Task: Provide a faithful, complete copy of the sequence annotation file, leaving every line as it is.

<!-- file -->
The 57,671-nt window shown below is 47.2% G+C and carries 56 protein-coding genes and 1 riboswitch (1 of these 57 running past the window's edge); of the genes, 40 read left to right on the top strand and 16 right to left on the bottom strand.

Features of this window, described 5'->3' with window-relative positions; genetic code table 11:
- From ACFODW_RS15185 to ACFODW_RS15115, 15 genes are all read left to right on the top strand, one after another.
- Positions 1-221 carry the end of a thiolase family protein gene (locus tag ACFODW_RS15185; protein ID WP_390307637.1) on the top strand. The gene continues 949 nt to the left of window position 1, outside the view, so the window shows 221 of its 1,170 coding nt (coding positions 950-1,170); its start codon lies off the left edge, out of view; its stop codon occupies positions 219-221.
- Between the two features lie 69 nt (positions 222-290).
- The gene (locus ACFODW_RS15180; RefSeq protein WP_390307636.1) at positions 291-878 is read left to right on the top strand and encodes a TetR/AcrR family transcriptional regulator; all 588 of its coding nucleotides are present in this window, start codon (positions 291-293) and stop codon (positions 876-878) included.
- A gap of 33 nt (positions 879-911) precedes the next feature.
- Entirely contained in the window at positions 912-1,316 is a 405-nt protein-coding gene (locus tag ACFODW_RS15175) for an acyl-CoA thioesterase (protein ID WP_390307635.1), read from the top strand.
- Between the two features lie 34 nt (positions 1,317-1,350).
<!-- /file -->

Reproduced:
The 57,671-nt window shown below is 47.2% G+C and carries 56 protein-coding genes and 1 riboswitch (1 of these 57 running past the window's edge); of the genes, 40 read left to right on the top strand and 16 right to left on the bottom strand.

Features of this window, described 5'->3' with window-relative positions; genetic code table 11:
- From ACFODW_RS15185 to ACFODW_RS15115, 15 genes are all read left to right on the top strand, one after another.
- Positions 1-221 carry the end of a thiolase family protein gene (locus tag ACFODW_RS15185; protein ID WP_390307637.1) on the top strand. The gene continues 949 nt to the left of window position 1, outside the view, so the window shows 221 of its 1,170 coding nt (coding positions 950-1,170); its start codon lies off the left edge, out of view; its stop codon occupies positions 219-221.
- Between the two features lie 69 nt (positions 222-290).
- The gene (locus ACFODW_RS15180; RefSeq protein WP_390307636.1) at positions 291-878 is read left to right on the top strand and encodes a TetR/AcrR family transcriptional regulator; all 588 of its coding nucleotides are present in this window, start codon (positions 291-293) and stop codon (positions 876-878) included.
- A gap of 33 nt (positions 879-911) precedes the next feature.
- Entirely contained in the window at positions 912-1,316 is a 405-nt protein-coding gene (locus tag ACFODW_RS15175) for an acyl-CoA thioesterase (protein ID WP_390307635.1), read from the top strand.
- Between the two features lie 34 nt (positions 1,317-1,350).